Thursday, October 12, 2006

Grieving Sikh father relives daughter’s death

Ottawa: Rattan Singh Kalsi couldn’t keep his voice from breaking as he described the dream of his daughter Indira - to complete her degree in nursing at the University of Guelph, move to the Punjab region of northern India and open a free dispensary to distribute medicine to the poor.
Instead she perished, along with 328 others, in the worst terrorist attack in Canadian history - an attack carried out in the name of the Sikh religion into which her father had been born.
“She wanted to help the very same people who killed her,” Kalsi said Wednesday as he appeared before a public inquiry into the 1985 Air India bombing.
And on the day she died, in an irony too enormous for words, her father was visiting the Golden Temple, the holiest shrine of the Sikh people. Kalsi recalled how he had travelled to India two weeks ahead of Indira, to inspect accommodations and make arrangements for her to join him.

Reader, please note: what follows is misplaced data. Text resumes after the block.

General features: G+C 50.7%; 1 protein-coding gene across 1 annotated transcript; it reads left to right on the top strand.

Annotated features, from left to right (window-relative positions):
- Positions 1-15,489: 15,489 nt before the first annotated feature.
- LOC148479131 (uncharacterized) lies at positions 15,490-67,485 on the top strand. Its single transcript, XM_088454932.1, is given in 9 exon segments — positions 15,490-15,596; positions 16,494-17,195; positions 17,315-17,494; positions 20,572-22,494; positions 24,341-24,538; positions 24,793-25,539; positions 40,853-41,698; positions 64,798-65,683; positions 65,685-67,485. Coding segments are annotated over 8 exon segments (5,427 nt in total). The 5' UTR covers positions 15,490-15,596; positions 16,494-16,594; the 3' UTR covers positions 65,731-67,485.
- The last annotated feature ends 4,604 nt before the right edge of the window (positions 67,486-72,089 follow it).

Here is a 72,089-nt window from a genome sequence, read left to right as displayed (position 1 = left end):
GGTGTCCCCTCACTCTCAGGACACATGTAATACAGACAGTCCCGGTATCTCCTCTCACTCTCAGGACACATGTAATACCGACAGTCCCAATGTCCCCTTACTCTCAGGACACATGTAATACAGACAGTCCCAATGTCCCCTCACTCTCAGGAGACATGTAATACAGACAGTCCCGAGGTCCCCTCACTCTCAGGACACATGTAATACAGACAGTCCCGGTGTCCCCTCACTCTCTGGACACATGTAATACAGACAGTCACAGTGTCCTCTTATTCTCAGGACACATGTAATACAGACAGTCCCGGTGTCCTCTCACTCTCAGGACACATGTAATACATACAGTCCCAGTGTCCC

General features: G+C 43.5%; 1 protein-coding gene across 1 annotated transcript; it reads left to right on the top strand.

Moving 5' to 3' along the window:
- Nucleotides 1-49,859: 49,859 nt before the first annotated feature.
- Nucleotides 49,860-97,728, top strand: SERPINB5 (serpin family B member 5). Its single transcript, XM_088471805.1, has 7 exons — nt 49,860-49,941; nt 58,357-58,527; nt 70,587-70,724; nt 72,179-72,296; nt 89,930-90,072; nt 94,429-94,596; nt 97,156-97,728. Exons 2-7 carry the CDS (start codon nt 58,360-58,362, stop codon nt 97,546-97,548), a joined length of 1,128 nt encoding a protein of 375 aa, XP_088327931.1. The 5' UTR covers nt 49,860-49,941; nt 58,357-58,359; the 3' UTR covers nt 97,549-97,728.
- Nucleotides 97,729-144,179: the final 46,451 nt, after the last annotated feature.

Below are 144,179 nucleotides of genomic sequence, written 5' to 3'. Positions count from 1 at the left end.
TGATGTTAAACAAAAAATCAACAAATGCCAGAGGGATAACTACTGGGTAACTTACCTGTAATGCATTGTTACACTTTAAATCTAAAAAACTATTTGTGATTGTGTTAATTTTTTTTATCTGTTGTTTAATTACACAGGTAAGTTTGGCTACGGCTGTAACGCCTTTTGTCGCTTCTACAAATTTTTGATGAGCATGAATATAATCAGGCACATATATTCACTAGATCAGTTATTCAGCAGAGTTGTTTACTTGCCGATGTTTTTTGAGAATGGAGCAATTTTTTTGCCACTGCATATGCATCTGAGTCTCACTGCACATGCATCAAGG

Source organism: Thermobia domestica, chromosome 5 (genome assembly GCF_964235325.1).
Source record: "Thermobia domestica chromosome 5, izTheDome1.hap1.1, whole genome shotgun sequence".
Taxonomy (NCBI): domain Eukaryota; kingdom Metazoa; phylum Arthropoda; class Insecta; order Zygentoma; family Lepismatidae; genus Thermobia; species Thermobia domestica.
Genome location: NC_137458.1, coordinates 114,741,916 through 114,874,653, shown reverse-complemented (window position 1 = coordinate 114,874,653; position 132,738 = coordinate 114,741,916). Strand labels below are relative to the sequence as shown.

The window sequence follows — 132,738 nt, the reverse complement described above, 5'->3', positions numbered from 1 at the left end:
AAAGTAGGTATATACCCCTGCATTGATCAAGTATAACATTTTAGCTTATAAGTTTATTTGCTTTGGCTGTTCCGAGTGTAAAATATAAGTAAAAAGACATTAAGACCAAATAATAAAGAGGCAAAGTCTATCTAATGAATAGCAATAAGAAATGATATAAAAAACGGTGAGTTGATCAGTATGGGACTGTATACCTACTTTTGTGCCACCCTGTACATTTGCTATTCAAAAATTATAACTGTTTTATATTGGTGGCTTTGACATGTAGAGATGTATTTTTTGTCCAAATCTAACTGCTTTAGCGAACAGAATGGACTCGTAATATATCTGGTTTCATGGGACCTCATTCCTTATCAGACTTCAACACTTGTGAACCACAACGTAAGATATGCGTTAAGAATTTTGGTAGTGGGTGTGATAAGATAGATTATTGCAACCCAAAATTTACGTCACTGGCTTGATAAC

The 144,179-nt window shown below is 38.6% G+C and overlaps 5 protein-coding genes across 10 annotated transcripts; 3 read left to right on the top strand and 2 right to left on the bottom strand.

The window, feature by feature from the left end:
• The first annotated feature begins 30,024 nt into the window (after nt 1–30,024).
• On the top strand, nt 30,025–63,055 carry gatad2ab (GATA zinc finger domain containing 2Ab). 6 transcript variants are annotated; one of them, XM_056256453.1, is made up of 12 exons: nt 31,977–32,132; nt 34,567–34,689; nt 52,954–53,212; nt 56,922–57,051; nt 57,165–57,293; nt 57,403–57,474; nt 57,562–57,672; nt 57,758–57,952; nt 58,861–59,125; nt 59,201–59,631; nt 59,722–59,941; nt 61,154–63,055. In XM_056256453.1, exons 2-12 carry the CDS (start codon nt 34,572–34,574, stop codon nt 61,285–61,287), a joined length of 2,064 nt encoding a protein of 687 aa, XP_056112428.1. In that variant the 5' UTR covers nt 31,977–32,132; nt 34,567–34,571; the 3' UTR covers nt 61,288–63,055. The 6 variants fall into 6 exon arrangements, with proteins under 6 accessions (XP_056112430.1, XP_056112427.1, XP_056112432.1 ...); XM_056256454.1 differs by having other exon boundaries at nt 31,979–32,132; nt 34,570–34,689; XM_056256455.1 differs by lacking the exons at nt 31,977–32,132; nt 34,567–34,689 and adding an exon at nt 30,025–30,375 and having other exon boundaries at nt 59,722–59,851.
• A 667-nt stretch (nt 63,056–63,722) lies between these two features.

On his visit to the temple, Kalsi worried that the sun-baked marble would burn his daughter’s feet when she removed her shoes to enter the shrine. A caretaker reassured him with some practical advice - just be sure to wear heavy socks, he said.
It wasn’t until Kalsi returned to the home of his wife’s family that he got the terrible news - the plane carrying his daughter had gone down off the Irish coast, and it looked as if there would be no survivors.
“I fainted,” he said. “I don’t know (for) how long. When I got up they were pouring cold water on my head.”
11/10/06 Jim Brown/The Canadian Press/, Canada